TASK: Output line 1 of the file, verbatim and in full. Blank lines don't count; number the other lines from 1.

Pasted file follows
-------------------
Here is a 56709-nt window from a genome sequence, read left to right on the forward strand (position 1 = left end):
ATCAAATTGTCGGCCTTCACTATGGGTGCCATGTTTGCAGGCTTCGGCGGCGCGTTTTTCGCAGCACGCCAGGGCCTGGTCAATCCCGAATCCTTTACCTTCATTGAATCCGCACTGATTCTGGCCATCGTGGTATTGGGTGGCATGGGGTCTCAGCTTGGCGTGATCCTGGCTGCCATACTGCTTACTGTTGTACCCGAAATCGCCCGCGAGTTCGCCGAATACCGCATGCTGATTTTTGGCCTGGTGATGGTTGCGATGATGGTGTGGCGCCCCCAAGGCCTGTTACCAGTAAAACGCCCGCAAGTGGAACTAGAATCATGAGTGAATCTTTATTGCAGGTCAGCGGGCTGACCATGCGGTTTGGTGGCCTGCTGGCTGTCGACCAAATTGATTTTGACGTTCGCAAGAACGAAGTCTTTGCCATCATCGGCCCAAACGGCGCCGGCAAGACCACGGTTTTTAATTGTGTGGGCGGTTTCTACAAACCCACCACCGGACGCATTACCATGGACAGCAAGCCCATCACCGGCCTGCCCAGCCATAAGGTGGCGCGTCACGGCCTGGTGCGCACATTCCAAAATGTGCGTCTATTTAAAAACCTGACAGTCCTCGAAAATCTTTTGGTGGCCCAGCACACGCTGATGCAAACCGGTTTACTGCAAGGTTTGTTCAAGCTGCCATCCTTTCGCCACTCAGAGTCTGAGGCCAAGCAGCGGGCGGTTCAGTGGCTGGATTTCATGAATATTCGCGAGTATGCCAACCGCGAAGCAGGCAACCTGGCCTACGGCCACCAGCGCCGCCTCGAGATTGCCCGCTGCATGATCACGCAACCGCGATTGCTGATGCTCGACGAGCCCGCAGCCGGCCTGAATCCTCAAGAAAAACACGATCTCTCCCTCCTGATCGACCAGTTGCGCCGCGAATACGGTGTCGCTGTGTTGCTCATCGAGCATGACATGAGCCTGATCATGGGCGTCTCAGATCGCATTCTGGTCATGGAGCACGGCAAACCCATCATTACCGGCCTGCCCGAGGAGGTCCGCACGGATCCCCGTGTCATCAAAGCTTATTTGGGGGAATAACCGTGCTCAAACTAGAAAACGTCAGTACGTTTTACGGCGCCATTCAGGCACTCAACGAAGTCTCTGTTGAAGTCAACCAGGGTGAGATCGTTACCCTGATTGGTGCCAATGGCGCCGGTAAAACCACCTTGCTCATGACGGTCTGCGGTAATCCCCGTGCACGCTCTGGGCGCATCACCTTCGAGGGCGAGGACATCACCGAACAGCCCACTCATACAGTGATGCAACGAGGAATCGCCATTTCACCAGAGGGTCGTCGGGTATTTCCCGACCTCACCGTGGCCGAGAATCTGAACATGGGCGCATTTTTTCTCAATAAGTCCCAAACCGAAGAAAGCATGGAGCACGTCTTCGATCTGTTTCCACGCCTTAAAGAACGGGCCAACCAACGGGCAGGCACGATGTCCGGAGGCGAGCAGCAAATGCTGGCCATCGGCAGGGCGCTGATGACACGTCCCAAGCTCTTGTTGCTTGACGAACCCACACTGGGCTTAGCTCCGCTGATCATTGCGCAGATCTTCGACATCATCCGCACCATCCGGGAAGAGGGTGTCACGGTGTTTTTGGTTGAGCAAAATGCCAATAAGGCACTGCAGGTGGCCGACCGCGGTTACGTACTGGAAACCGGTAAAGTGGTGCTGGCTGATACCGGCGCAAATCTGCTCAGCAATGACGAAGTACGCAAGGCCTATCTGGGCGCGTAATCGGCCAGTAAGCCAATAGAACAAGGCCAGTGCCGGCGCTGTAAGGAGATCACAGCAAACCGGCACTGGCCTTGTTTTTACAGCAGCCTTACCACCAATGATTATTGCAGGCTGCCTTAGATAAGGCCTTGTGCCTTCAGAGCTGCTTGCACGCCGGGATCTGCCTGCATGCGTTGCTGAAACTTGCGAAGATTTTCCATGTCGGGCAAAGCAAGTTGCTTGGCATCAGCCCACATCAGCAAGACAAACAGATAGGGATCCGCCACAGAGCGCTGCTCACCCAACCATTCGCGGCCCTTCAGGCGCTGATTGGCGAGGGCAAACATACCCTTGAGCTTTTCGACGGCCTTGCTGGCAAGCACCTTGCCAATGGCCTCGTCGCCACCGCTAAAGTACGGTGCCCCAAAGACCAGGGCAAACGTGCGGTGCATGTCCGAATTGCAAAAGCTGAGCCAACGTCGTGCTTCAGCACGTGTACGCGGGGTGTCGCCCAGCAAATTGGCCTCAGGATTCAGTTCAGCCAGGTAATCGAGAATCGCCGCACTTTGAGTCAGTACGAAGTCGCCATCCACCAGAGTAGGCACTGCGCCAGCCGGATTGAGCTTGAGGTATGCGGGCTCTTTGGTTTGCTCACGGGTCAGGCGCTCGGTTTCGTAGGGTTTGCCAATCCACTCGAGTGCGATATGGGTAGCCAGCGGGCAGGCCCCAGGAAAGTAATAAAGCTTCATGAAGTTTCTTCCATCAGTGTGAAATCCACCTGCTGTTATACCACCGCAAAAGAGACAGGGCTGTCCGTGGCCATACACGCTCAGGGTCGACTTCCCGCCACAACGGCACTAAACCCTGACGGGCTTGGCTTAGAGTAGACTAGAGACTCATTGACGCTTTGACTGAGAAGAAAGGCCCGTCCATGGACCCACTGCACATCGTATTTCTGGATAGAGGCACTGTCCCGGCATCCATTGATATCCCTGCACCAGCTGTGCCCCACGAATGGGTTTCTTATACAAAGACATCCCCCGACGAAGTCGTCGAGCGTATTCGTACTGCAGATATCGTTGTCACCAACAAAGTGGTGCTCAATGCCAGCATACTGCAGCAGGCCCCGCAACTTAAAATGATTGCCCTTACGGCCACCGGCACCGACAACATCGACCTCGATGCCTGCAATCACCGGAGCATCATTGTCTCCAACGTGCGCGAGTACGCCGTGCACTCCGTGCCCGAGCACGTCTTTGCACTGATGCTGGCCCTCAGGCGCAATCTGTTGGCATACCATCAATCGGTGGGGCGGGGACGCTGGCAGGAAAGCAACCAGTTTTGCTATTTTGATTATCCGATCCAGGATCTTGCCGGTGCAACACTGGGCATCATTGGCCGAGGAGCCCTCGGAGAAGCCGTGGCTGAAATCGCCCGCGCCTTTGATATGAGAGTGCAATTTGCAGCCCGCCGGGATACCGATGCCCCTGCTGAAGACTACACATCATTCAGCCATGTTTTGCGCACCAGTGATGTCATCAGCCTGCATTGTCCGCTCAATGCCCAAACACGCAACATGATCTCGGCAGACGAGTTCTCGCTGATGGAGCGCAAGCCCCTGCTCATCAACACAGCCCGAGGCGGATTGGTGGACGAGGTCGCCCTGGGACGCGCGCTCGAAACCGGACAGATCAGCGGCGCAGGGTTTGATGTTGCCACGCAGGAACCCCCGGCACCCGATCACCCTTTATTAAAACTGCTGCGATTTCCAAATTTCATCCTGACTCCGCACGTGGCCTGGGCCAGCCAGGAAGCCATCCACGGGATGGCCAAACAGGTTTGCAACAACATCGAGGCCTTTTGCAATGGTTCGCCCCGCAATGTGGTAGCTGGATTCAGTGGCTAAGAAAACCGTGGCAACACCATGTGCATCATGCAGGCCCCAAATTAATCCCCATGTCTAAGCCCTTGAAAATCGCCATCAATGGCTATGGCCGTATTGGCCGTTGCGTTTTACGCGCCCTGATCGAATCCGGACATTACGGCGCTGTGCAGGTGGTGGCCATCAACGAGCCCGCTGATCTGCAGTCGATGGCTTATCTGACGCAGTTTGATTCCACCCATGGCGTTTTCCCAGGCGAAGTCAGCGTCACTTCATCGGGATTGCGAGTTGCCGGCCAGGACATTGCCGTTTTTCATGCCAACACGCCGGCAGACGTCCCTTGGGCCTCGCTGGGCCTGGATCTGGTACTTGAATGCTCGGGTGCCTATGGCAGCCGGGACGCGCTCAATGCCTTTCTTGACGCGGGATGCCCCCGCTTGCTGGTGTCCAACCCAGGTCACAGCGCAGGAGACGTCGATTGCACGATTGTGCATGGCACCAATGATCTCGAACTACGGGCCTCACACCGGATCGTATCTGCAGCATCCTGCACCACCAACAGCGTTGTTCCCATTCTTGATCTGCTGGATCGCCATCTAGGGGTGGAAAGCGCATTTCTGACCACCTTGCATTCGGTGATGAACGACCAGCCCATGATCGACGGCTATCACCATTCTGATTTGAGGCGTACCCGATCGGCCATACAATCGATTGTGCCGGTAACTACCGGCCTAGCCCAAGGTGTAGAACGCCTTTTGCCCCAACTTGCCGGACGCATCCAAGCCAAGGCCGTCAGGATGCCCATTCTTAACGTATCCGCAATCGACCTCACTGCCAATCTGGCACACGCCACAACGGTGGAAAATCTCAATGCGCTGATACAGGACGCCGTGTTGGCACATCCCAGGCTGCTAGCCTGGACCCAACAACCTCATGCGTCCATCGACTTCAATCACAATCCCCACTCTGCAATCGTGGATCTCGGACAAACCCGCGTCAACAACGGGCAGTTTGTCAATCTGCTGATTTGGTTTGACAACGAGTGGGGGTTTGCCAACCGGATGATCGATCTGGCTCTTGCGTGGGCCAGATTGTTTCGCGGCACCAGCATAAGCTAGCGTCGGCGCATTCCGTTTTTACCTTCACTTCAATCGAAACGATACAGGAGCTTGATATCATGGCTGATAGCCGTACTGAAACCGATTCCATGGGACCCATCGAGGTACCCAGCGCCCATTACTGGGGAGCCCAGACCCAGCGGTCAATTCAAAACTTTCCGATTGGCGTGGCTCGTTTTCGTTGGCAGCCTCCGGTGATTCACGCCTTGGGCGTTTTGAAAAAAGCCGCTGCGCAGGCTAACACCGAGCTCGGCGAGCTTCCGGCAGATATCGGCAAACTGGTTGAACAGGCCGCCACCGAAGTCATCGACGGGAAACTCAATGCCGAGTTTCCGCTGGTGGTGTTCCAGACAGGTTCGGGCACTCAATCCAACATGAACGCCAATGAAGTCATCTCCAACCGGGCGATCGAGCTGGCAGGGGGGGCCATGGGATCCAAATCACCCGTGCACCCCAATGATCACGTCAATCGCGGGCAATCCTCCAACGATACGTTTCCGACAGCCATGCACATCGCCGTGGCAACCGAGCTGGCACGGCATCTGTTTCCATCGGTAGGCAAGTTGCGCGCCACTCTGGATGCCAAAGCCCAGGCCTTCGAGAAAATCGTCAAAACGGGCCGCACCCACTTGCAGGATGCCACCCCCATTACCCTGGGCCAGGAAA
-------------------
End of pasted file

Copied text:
Here is a 56709-nt window from a genome sequence, read left to right on the forward strand (position 1 = left end):